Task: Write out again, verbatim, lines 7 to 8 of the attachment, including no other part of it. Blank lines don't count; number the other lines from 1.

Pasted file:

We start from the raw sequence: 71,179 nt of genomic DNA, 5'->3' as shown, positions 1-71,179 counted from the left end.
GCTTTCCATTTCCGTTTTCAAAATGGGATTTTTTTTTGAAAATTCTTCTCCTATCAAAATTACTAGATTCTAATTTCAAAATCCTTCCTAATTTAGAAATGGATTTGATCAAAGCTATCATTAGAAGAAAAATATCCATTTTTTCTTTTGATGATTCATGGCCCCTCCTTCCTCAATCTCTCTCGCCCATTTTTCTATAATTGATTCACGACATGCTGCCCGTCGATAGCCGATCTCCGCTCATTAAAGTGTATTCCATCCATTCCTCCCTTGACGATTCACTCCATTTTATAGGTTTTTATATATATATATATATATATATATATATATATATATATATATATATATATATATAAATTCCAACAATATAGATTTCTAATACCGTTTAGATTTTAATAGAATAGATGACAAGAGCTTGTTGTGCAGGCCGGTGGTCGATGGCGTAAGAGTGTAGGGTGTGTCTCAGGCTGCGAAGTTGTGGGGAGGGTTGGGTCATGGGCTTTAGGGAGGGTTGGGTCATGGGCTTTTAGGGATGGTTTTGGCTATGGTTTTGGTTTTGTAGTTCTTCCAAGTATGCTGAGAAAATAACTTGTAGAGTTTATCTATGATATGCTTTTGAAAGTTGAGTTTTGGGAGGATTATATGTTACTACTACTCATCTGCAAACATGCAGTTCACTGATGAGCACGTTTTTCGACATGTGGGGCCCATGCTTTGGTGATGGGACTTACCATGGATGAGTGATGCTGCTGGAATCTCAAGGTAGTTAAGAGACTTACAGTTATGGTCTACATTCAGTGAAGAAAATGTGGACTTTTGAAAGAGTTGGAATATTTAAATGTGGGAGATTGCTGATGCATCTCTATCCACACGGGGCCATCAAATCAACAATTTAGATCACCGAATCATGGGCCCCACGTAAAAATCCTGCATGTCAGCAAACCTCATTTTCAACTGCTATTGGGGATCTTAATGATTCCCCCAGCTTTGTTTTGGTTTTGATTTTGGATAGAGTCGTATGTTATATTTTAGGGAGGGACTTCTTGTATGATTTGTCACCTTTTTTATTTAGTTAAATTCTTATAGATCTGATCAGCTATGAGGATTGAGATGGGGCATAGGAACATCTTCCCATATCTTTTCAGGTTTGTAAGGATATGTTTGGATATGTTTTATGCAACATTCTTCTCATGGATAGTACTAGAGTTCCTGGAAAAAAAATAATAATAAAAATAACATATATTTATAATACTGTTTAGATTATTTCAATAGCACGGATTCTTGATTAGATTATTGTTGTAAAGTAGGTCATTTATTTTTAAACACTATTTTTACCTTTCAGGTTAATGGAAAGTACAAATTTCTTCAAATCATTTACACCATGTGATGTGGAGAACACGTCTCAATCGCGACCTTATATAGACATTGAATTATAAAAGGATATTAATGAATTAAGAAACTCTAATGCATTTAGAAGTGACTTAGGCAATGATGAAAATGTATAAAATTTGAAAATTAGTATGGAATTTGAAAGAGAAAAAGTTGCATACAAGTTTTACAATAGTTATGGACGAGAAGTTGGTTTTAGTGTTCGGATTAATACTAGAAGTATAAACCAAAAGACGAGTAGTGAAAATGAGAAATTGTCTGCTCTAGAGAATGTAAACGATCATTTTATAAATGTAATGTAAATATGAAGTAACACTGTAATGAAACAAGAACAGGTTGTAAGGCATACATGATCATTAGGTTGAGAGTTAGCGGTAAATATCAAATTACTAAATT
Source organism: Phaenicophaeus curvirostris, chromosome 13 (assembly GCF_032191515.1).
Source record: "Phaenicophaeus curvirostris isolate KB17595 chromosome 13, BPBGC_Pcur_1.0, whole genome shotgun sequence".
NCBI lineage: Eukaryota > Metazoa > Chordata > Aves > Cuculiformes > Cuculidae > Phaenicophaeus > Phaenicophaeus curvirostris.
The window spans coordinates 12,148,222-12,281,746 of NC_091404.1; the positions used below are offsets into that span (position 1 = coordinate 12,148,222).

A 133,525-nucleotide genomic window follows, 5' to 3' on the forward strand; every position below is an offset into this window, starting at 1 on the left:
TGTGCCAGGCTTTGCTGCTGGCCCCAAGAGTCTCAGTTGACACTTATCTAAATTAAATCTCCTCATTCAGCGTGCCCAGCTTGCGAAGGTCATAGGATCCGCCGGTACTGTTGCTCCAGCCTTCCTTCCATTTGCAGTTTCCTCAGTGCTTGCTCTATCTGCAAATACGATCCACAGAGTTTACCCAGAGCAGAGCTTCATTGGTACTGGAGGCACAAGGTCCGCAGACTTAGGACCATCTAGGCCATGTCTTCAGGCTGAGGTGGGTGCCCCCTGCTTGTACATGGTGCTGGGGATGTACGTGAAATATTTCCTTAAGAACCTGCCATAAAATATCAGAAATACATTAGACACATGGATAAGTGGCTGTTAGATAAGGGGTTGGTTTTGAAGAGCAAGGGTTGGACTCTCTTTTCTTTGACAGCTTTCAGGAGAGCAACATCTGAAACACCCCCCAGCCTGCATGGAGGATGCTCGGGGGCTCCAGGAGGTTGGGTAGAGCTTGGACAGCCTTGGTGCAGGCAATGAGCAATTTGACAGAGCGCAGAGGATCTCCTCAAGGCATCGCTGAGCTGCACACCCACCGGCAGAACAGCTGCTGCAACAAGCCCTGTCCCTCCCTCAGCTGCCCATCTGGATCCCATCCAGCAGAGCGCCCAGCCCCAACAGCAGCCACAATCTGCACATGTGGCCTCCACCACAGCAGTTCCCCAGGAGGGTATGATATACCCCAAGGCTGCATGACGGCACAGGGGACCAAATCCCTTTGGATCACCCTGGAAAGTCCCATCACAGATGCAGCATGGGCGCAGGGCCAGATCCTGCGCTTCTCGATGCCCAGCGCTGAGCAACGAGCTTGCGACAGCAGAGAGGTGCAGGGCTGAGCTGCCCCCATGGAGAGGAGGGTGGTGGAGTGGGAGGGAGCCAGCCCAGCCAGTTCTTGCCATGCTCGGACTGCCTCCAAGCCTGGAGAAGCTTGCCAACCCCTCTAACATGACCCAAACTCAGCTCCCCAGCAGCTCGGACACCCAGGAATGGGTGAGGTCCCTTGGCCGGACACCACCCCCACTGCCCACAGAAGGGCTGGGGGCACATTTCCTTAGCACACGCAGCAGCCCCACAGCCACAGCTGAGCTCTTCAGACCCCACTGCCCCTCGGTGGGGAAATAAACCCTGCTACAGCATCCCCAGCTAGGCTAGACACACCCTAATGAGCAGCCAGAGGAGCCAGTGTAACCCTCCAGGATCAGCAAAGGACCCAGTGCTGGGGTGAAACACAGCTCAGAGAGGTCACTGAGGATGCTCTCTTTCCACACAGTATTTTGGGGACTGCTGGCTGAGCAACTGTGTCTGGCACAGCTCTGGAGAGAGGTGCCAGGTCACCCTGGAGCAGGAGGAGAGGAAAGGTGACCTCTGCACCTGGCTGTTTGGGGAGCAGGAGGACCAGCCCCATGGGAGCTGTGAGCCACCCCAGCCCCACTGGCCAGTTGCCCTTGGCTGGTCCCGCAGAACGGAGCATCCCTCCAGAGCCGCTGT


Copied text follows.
A 133,525-nucleotide genomic window follows, 5' to 3' on the forward strand; every position below is an offset into this window, starting at 1 on the left:
TGTGCCAGGCTTTGCTGCTGGCCCCAAGAGTCTCAGTTGACACTTATCTAAATTAAATCTCCTCATTCAGCGTGCCCAGCTTGCGAAGGTCATAGGATCCGCCGGTACTGTTGCTCCAGCCTTCCTTCCATTTGCAGTTTCCTCAGTGCTTGCTCTATCTGCAAATACGATCCACAGAGTTTACCCAGAGCAGAGCTTCATTGGTACTGGAGGCACAAGGTCCGCAGACTTAGGACCATCTAGGCCATGTCTTCAGGCTGAGGTGGGTGCCCCCTGCTTGTACATGGTGCTGGGGATGTACGTGAAATATTTCCTTAAGAACCTGCCATAAAATATCAGAAATACATTAGACACATGGATAAGTGGCTGTTAGATAAGGGGTTGGTTTTGAAGAGCAAGGGTTGGACTCTCTTTTCTTTGACAGCTTTCAGGAGAGCAACATCTGAAACACCCCCCAGCCTGCATGGAGGATGCTCGGGGGCTCCAGGAGGTTGGGTAGAGCTTGGACAGCCTTGGTGCAGGCAATGAGCAATTTGACAGAGCGCAGAGGATCTCCTCAAGGCATCGCTGAGCTGCACACCCACCGGCAGAACAGCTGCTGCAACAAGCCCTGTCCCTCCCTCAGCTGCCCATCTGGATCCCATCCAGCAGAGCGCCCAGCCCCAACAGCAGCCACAATCTGCACATGTGGCCTCCACCACAGCAGTTCCCCAGGAGGGTATGATATACCCCAAGGCTGCATGACGGCACAGGGGACCAAATCCCTTTGGATCACCCTGGAAAGTCCCATCACAGATGCAGCATGGGCGCAGGGCCAGATCCTGCGCTTCTCGATGCCCAGCGCTGAGCAACGAGCTTGCGACAGCAGAGAGGTGCAGGGCTGAGCTGCCCCCATGGAGAGGAGGGTGGTGGAGTGGGAGGGAGCCAGCCCAGCCAGTTCTTGCCATGCTCGGACTGCCTCCAAGCCTGGAGAAGCTTGCCAACCCCTCTAACATGACCCAAACTCAGCTCCCCAGCAGCTCGGACACCCAGGAATGGGTGAGGTCCCTTGGCCGGACACCACCCCCACTGCCCACAGAAGGGCTGGGGGCACATTTCCTTAGCACACGCAGCAGCCCCACAGCCACAGCTGAGCTCTTCAGACCCCACTGCCCCTCGGTGGGGAAATAAACCCTGCTACAGCATCCCCAGCTAGGCTAGACACACCCTAATGAGCAGCCAGAGGAGCCAGTGTAACCCTCCAGGATCAGCAAAGGACCCAGTGCTGGGGTGAAACACAGCTCAGAGAGGTCACTGAGGATGCTCTCTTTCCACACAGTATTTTGGGGACTGCTGGCTGAGCAACTGTGTCTGGCACAGCTCTGGAGAGAGGTGCCAGGTCACCCTGGAGCAGGAGGAGAGGAAAGGTGACCTCTGCACCTGGCTGTTTGGGGAGCAGGAGGACCAGCCCCATGGGAGCTGTGAGCCACCCCAGCCCCACTGGCCAGTTGCCCTTGGCTGGTCCCGCAGAACGGAGCATCCCTCCAGAGCCGCTGT